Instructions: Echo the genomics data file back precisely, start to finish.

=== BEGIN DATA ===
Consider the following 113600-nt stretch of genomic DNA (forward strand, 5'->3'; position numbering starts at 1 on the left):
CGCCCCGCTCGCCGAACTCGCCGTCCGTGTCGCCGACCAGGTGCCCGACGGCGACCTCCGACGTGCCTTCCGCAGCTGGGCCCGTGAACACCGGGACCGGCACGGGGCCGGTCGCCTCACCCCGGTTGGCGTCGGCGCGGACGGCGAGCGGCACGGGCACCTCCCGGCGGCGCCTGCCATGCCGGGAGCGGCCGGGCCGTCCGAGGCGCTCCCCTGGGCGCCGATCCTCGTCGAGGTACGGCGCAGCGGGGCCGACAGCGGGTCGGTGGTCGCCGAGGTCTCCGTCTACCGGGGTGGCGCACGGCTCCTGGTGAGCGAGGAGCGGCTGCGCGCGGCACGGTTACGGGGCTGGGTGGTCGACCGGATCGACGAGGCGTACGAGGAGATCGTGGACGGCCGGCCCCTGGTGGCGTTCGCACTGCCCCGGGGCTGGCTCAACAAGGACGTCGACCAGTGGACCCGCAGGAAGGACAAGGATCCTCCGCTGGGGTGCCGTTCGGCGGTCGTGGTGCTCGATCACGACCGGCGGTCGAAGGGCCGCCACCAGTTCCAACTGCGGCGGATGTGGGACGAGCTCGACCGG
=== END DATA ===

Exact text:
Consider the following 113600-nt stretch of genomic DNA (forward strand, 5'->3'; position numbering starts at 1 on the left):
CGCCCCGCTCGCCGAACTCGCCGTCCGTGTCGCCGACCAGGTGCCCGACGGCGACCTCCGACGTGCCTTCCGCAGCTGGGCCCGTGAACACCGGGACCGGCACGGGGCCGGTCGCCTCACCCCGGTTGGCGTCGGCGCGGACGGCGAGCGGCACGGGCACCTCCCGGCGGCGCCTGCCATGCCGGGAGCGGCCGGGCCGTCCGAGGCGCTCCCCTGGGCGCCGATCCTCGTCGAGGTACGGCGCAGCGGGGCCGACAGCGGGTCGGTGGTCGCCGAGGTCTCCGTCTACCGGGGTGGCGCACGGCTCCTGGTGAGCGAGGAGCGGCTGCGCGCGGCACGGTTACGGGGCTGGGTGGTCGACCGGATCGACGAGGCGTACGAGGAGATCGTGGACGGCCGGCCCCTGGTGGCGTTCGCACTGCCCCGGGGCTGGCTCAACAAGGACGTCGACCAGTGGACCCGCAGGAAGGACAAGGATCCTCCGCTGGGGTGCCGTTCGGCGGTCGTGGTGCTCGATCACGACCGGCGGTCGAAGGGCCGCCACCAGTTCCAACTGCGGCGGATGTGGGACGAGCTCGACCGG